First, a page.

Walking Towards Sunday: Frankenstein’s Second Monster


Photo: National Theatre

Frankenstein’s second monster is himself. And not for the most obvious reason. Yes, he was presumptuous and careless in his pursuit to create life. But it is what he does AFTER he succeeds that could arguably be his worst crime.

Frightened of his own creation as soon as it comes to life, Frankenstein bolts. He runs away and stays away, overcome by remorse. When he finally returns to his apartment, he finds the monster gone. At this point the true tragedy occurs. 

He does nothing.

He rejoices to himself that his problem is “gone”. His selfishness lumbers large as he doesn’t give even a thought to his poor neighbors who might encounter the creature or what damage might befall them.

He also gives no thought to the needs of his unnatural child. He does not consider how it will eat, grow, and develop. Here Mary Shelly does a masterful job of entering the monster’s mind. Starving and lost, Frankenstein’s monster spends his “childhood” in a forest, searching desperately for food and trying to make sense of the world. He is gentle and curious–until he encounters his inevitable problems with humanity. It’s a tale of tragedy from there on out. The repercussions of Frankenstein’s selfishness reach its zenith in the destruction of both the creator and the created.

Who knew that a reading assignment for my teens could help me love my children more? Mary Shelly’s drop into the monster’s mind is so tender and empathetic that it gave me a much needed reminder of how dependent our children are on us. And not just for food and shelter, but for understanding, tenderness, and moral guidance. They need our support long past the unsteady steps of early childhood.

Suddenly, driving my boys to soccer practice did not seem like such a chore–or making that casserole AGAIN.

It’s funny to me that I found motherly inspiration in such an unlikely place. But I’ll take it wherever I can get it! More often, lately, I find myself asking…how selfish am I? And am I really looking out for them– heart, body, and soul? Motherhood is a marathon and it’s good to realize how important we are to those dependent on us. It’s a long journey and keeping perspective is half the work!

Let us not become weary in doing good, for at the proper time we will reap a harvest if we do not give up.  Galatians 6:9

Elizabeth Hiett


11 Christian Missionaries Crucified and Beheaded

Grim news from Syria.


10/5/2015 Annie Cotton/Christian Aid Mission

Residents inspect damage from what activists said was an airstrike by forces loyal to Syrian President Bashar al-Assad on the town of Douma, eastern Ghouta in Damascus.
Residents inspect damage from what activists said was an airstrike by forces loyal to Syrian President Bashar al-Assad on the town of Douma, eastern Ghouta in Damascus. (Reuters)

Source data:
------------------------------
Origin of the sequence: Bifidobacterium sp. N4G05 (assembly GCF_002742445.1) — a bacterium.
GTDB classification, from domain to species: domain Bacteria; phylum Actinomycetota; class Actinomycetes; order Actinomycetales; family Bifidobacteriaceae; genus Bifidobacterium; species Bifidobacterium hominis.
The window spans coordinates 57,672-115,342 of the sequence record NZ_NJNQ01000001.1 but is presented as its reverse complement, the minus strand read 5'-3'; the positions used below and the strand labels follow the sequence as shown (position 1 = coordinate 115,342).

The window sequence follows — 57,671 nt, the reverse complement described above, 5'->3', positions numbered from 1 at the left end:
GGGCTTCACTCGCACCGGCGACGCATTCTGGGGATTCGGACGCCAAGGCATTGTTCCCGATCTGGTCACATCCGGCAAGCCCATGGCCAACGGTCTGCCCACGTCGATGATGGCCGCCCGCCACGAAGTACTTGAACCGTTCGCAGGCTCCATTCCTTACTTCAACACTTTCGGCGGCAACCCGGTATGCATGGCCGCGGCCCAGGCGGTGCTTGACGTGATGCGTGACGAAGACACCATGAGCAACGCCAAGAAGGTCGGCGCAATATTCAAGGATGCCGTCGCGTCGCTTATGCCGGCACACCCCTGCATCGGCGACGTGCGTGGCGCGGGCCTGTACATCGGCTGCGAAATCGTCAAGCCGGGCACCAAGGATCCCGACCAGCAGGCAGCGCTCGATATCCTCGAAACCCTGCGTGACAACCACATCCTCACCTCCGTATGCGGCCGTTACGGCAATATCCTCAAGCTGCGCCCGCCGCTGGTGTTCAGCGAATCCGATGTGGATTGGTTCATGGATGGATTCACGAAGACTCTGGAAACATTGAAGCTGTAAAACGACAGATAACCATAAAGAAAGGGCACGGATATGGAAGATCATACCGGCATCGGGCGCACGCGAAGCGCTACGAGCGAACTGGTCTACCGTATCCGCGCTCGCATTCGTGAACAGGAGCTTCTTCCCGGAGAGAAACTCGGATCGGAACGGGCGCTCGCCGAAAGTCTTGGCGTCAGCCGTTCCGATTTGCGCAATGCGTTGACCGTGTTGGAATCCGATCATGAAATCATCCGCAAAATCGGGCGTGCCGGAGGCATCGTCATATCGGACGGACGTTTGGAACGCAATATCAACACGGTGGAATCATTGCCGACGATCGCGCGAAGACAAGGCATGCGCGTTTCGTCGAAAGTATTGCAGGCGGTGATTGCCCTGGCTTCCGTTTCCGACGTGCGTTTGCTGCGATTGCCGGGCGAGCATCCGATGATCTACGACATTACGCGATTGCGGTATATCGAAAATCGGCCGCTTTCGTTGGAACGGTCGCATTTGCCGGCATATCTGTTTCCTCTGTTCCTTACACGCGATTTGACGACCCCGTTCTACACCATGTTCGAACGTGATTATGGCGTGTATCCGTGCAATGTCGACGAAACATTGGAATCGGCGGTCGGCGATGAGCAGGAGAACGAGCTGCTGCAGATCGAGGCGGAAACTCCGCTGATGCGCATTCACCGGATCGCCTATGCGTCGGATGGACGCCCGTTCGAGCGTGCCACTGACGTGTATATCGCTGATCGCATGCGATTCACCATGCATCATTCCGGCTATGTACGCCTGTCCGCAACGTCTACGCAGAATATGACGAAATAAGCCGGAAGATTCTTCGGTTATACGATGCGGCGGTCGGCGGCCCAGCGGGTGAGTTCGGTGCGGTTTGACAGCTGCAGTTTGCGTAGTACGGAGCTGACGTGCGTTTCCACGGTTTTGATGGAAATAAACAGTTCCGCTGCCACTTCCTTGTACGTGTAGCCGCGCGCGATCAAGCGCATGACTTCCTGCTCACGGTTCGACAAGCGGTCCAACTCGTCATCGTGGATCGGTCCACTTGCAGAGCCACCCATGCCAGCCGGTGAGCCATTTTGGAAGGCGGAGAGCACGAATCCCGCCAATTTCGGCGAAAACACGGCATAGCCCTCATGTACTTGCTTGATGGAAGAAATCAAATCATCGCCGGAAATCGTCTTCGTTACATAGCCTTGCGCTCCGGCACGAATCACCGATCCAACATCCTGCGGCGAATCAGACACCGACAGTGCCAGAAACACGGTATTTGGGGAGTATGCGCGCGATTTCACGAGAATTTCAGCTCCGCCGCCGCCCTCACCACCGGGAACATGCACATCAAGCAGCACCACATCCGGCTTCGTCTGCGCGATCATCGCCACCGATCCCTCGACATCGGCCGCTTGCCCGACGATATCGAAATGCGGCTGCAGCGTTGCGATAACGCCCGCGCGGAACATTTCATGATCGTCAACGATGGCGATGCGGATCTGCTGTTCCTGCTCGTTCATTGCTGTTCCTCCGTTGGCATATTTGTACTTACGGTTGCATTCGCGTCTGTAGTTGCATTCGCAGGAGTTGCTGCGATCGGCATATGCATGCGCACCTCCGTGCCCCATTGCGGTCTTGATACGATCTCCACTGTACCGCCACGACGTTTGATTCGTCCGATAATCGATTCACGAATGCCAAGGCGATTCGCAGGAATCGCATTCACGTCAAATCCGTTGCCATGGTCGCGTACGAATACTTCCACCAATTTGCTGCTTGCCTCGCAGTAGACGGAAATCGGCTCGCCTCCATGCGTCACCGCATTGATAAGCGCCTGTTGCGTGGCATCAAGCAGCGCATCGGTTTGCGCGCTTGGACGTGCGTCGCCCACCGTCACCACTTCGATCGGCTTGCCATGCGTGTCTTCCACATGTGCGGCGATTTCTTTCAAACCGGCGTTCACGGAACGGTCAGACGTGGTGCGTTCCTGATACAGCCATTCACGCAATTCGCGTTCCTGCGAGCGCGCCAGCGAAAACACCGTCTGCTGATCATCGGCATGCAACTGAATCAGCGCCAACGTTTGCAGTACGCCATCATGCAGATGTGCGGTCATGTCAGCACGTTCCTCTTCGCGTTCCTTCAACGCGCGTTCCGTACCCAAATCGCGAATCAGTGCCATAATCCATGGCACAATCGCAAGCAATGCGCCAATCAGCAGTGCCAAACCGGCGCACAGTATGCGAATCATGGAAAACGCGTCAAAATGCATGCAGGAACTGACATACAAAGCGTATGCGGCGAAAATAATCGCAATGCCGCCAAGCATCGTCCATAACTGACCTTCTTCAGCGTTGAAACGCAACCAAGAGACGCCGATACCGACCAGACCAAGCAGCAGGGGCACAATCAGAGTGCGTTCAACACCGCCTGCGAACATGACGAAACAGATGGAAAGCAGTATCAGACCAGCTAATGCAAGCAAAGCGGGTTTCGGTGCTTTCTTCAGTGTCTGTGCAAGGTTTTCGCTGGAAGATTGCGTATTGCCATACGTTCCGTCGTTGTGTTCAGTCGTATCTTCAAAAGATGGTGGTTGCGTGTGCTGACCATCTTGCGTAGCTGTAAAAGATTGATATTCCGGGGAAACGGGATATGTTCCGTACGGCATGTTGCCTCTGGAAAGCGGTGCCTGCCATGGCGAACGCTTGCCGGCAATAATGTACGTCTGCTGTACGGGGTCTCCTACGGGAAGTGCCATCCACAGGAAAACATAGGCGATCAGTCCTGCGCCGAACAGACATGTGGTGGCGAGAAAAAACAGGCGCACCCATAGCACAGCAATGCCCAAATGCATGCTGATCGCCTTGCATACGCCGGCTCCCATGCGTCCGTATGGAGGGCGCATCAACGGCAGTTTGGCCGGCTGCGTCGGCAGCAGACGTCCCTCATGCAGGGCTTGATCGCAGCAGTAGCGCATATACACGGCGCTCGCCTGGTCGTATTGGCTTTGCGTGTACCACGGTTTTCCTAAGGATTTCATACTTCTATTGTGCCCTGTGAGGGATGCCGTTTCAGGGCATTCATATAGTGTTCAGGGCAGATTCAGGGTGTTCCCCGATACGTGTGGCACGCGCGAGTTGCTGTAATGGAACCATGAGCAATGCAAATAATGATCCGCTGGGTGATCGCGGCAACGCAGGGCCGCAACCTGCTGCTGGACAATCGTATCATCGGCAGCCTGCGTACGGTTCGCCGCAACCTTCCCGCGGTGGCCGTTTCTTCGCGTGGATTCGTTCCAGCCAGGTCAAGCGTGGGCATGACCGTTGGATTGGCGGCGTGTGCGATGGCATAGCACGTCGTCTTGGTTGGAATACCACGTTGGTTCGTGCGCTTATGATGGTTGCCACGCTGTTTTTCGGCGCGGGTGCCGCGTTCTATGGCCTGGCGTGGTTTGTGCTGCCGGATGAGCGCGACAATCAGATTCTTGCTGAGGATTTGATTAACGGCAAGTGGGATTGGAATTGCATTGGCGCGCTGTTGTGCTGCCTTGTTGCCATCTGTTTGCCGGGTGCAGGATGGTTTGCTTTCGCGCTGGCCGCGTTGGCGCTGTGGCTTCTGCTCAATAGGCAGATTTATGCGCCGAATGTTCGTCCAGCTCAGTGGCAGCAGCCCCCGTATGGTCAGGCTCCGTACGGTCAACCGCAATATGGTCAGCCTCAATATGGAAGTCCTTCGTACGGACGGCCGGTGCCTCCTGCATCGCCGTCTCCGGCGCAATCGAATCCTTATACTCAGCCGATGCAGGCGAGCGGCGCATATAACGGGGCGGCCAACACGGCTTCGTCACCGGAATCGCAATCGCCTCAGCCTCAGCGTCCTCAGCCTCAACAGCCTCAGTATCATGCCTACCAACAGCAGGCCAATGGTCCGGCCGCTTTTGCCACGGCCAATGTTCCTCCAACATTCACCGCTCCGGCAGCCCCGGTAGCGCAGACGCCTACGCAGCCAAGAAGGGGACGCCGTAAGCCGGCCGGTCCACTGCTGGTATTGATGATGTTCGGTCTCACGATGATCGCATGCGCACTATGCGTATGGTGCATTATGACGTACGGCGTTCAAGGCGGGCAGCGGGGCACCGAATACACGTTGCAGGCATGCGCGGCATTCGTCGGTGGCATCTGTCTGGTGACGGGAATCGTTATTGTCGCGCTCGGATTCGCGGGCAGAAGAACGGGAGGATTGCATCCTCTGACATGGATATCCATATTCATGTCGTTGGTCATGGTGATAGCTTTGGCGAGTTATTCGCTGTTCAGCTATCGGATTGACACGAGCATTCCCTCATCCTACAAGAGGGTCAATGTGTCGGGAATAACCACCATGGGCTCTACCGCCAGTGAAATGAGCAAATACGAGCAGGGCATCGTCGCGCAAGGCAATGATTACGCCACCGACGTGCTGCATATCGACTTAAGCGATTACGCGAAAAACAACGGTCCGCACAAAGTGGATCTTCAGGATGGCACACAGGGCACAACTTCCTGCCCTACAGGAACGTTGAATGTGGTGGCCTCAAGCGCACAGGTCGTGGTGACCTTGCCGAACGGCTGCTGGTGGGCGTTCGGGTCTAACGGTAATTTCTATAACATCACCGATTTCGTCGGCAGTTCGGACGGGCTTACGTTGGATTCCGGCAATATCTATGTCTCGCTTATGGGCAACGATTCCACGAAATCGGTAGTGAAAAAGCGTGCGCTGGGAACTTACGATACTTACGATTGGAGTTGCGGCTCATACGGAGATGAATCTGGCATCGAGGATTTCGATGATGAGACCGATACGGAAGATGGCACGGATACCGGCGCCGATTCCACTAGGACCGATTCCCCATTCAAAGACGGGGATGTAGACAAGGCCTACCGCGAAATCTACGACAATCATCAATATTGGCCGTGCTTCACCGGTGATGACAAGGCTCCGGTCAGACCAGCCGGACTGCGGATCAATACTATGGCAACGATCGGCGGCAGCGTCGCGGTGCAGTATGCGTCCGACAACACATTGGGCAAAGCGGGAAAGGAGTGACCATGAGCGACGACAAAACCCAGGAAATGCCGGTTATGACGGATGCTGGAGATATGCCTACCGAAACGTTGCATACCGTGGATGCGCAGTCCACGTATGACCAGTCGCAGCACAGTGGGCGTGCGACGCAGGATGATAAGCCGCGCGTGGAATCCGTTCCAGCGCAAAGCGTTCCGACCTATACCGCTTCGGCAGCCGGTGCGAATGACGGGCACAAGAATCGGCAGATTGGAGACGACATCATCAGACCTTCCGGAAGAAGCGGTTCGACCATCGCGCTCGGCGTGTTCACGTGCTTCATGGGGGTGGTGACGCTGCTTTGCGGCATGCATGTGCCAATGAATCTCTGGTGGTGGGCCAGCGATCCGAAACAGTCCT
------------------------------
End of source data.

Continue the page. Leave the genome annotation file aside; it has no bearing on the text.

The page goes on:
At several steps on their path to death by beheading and crucifixion last month, 11 indigenous Christian workers near Aleppo, Syria, had the option to leave the area and live. The 12-year-old son of a ministry team leader also could have spared his life by denying Christ.

The indigenous missionaries were not required to stay at their ministry base in a village near Aleppo, Syria; rather, the ministry director who trained them had entreated them to leave. As the Islamic State (ISIS), other rebel groups and Syrian government forces turned Aleppo into a war zone of carnage and destruction, ISIS took over several outlying villages. The Syrian ministry workers in those villages chose to stay…

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Walking Towards Sunday: The Flower of Our Youth


I planted mint, I planted sage, 

I even planted rue,

But the fairest one I planted was the flower of my youth.

Yes, the fairest one I planted was the flower of my youth.

–Lithuanian folk song

I wish you could hear the tune, lilting and carefree. I heard it first in a compilation of children’s songs I played to amuse my children while I worked. Somewhere, slogging through a week’s worth of laundry with four children running circles around me, having just left my twenties behind, the song brought the wisdom of a Lithuanian granny into my life.

I could see her in my mind’s eye while I yanked up stubborn weeds. She ruminates while she sits outside the sun-bathed front of her ancient house, kerchiefed, shelling peas, a small garden of herbs by the front door. She remembers when her waist was tiny and her hair brown–when her husband brought her to this very house. They had nothing–only a few farm implements, some kitchen necessities and a few precious linens embroidered with love from her mama and aunties. He would leave every day to fight for their living and she tried to make what he earned last. And while the baby napped, though she ached with fatigue, she planted her garden. Everything she grew helped.

Her garden is still there. The babies have grown. The herbs still grow, a bower of blossoms. But she sees a plant unlike any other there too, waving its gentle limbs, full of leaves and heavy with flowers. It is invisible but everything else exists because she tenderly laid it in the soft earth of this place. The flower of her youth is here, roots stretching down for fifty years now. She devoted her best, strongest and most beautiful days to this a small, ignominious place. Yes, this flower is the fairest one of all.